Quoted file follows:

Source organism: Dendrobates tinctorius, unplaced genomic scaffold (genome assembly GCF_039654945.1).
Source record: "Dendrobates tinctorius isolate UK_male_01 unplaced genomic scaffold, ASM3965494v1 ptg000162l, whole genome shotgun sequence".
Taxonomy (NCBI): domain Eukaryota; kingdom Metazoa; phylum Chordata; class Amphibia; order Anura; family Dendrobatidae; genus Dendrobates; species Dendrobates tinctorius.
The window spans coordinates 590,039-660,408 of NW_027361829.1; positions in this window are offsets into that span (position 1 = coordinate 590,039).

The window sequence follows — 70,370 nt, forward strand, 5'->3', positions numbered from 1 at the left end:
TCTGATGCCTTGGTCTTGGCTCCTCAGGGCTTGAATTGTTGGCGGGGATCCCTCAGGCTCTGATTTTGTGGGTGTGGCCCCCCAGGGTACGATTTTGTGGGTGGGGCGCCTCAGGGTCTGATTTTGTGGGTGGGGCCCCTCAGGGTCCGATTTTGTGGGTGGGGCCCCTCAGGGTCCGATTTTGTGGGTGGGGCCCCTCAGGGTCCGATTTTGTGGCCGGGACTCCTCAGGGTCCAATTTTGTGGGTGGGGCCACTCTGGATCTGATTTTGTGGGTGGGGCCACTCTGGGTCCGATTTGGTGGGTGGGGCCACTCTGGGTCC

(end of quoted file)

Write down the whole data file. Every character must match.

Source organism: Dendrobates tinctorius, unplaced genomic scaffold (genome assembly GCF_039654945.1).
Source record: "Dendrobates tinctorius isolate UK_male_01 unplaced genomic scaffold, ASM3965494v1 ptg000162l, whole genome shotgun sequence".
Taxonomy (NCBI): domain Eukaryota; kingdom Metazoa; phylum Chordata; class Amphibia; order Anura; family Dendrobatidae; genus Dendrobates; species Dendrobates tinctorius.
The window spans coordinates 590,039-660,408 of NW_027361829.1; positions in this window are offsets into that span (position 1 = coordinate 590,039).

The window sequence follows — 70,370 nt, forward strand, 5'->3', positions numbered from 1 at the left end:
TCTGATGCCTTGGTCTTGGCTCCTCAGGGCTTGAATTGTTGGCGGGGATCCCTCAGGCTCTGATTTTGTGGGTGTGGCCCCCCAGGGTACGATTTTGTGGGTGGGGCGCCTCAGGGTCTGATTTTGTGGGTGGGGCCCCTCAGGGTCCGATTTTGTGGGTGGGGCCCCTCAGGGTCCGATTTTGTGGGTGGGGCCCCTCAGGGTCCGATTTTGTGGCCGGGACTCCTCAGGGTCCAATTTTGTGGGTGGGGCCACTCTGGATCTGATTTTGTGGGTGGGGCCACTCTGGGTCCGATTTGGTGGGTGGGGCCACTCTGGGTCC